Keep trying

For eight months, Bette Midler auditioned for the same Broadway show, Fiddler on the Roof, every time there was a vacancy. Eventually she got a temporary place in the chorus, which gave her the advantage of knowing the production inside out when she auditioned for a star role successfully. From then, the sky was her limit.

Excerpt from Confident Music Performance 

         With solid preparation, positive attitude and a clear head, you can impress!

Tips for confident music performance

Do you dread that next concert, audition or music exam?

There’s a good chance we will even ENJOY performance if we prepared intelligently and regularly in the months before. We may even manage to shrug off those butterflies and nervous greeblies. The secret is to program our brains for success.

Program your music computer

Think of your practice as computer programming. We feed in correct information about hand positions, the sequence and length of notes. Then, if a wave of panic washes over us early in a performance, it need not dump us. We can surf on automatic for a few moments, knowing that our brain will send messages to our fingers or lips without our consciously driving them. How’s that for a confidence trick! (From Practice is a Dirty Word)

Record and listen back

What passages, bars, sections need most attention? With a photocopy of the part (you do own it, yes?) highlight any mistakes and fumbles. Count the number of highlight splats – and apply most of your practice to these bars. A week later record again and listen back with a fresh photocopy. Have your splats reduced?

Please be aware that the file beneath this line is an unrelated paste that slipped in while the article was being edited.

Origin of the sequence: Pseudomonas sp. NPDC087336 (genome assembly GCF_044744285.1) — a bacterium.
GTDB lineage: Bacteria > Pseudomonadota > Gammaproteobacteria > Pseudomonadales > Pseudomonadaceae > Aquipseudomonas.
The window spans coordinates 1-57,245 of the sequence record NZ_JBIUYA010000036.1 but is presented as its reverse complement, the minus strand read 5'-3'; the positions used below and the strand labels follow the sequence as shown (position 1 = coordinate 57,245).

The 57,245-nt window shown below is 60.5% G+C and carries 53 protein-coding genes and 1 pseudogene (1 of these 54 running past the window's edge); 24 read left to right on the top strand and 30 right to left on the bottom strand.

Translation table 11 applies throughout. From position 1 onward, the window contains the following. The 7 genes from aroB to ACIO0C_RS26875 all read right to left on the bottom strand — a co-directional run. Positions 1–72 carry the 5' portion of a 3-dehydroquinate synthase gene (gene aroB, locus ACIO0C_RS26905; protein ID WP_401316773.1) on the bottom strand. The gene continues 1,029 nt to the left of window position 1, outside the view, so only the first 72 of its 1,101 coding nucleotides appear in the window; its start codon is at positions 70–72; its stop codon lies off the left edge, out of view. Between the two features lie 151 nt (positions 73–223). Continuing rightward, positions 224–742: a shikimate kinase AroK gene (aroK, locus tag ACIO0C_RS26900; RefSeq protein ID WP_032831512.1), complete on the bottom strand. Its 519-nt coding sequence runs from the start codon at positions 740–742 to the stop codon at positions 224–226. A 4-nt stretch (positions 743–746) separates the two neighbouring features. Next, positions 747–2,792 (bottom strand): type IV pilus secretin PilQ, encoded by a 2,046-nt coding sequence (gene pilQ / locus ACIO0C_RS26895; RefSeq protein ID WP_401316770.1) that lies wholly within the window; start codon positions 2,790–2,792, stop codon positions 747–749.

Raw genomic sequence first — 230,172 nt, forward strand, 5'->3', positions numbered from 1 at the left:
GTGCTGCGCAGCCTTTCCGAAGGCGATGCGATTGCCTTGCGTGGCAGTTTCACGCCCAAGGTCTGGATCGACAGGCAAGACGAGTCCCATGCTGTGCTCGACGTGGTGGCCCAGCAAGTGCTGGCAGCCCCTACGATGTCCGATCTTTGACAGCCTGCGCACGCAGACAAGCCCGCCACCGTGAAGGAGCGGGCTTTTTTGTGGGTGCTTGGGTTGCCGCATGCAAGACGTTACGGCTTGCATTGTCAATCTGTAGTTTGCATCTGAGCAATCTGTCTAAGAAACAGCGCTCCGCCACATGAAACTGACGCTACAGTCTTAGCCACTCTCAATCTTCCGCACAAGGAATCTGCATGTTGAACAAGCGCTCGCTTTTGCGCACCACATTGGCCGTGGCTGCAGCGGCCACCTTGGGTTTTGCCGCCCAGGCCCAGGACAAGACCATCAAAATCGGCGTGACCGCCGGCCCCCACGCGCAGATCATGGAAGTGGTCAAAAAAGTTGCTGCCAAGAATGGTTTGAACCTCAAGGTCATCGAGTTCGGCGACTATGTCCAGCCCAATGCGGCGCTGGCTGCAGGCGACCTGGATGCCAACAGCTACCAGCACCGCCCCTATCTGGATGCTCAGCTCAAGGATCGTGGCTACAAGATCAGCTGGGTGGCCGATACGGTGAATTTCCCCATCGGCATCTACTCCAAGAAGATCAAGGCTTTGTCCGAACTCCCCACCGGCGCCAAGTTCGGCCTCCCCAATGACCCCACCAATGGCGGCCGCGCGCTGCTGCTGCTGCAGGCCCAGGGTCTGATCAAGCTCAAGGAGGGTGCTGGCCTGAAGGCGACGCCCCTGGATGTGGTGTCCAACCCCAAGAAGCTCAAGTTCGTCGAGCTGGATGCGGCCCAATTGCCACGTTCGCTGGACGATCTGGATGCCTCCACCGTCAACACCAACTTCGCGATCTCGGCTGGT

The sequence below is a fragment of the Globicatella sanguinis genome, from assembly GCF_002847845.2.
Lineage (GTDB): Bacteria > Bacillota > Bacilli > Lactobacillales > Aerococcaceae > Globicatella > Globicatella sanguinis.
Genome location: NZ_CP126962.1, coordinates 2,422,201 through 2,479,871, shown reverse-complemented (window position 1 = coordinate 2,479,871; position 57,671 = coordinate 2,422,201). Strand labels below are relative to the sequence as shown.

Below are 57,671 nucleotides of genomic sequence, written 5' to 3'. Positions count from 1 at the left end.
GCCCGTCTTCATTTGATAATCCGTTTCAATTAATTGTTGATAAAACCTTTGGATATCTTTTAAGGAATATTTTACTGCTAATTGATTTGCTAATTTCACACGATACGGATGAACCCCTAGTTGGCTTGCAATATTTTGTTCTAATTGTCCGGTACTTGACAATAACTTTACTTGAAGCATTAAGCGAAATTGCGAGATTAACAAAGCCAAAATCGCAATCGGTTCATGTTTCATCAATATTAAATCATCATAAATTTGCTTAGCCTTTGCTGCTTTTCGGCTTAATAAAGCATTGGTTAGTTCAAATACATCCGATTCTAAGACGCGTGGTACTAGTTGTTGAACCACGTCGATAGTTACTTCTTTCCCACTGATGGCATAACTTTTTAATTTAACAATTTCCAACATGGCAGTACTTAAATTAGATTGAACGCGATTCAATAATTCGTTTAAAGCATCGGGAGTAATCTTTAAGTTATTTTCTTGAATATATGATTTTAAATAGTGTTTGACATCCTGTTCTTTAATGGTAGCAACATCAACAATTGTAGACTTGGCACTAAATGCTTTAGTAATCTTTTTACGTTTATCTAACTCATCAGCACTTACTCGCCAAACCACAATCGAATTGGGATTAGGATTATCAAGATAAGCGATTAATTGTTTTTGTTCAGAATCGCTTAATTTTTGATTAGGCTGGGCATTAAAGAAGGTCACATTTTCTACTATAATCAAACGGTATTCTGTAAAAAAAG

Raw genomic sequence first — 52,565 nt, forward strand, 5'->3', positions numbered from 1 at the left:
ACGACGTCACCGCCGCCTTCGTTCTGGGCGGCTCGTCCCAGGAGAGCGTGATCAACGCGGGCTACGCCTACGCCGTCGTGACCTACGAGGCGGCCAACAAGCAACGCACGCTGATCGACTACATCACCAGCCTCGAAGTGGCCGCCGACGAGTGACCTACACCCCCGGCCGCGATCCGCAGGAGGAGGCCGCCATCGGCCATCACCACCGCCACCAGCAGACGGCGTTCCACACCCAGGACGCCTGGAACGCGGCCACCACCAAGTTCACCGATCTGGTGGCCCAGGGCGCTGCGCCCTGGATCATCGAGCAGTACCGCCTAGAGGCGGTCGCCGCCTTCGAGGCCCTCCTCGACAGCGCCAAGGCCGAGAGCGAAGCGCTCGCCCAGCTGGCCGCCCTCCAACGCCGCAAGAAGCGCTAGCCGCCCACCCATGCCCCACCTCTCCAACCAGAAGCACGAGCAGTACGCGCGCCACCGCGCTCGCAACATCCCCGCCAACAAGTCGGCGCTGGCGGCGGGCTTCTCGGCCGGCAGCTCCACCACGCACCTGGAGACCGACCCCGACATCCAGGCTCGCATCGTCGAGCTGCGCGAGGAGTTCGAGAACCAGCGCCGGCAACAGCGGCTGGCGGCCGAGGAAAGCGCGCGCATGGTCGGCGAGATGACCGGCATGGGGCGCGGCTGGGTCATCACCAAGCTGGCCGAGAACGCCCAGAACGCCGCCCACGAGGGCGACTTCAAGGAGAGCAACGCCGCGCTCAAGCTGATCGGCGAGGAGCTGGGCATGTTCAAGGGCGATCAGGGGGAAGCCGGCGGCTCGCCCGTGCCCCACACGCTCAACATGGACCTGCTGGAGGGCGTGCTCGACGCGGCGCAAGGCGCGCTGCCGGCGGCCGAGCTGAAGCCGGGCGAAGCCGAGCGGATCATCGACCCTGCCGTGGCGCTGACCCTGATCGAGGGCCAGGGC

Go for goals

Set yourself achievable, reasonable, short-term aims each day. Within each time slot, allow yourself several minutes’ relaxation, movement, a breath of fresh air, and a drink of water. Oxygen and water are powerful brain foods. You will then use work-time more efficiently and minimise risk of repetitive strain injury.

Give yourself the satisfaction of crossing goals off the list when they are reached. Reward yourself with a pat on the back or a treat.

Practise what you can’t play…

…Instead of what you can! There’s no time to waste in reassuring yourself by playing the easy bits that lie under your fingers. Tackle the cross-rhythms or that development section that bristles with double sharps in obscure keys.

Make every minute of your practice time count.

Keep at it! You can achieve wonders with focus and determination.

Do SHAKES rattle your presentation?

What is your deepest, murkiest fear as that presentation, competition or recital looms? Shakes? You’re not alone!

Many performers, whether they present through words or music, have been disconcerted by jitters at some stage. String players dread wobbly bow strokes; vocalists that unintended vocal vibrato. Shaky hands or lips inhibit many instrumentalists. Pity the trumpeters, whose fingers are all too obvious right under their noses! At least public speakers can hide their hands in pockets (NOT a good look, however) or grip the lectern (only minimally better).

It’s all part of the fight/flight adrenalin rush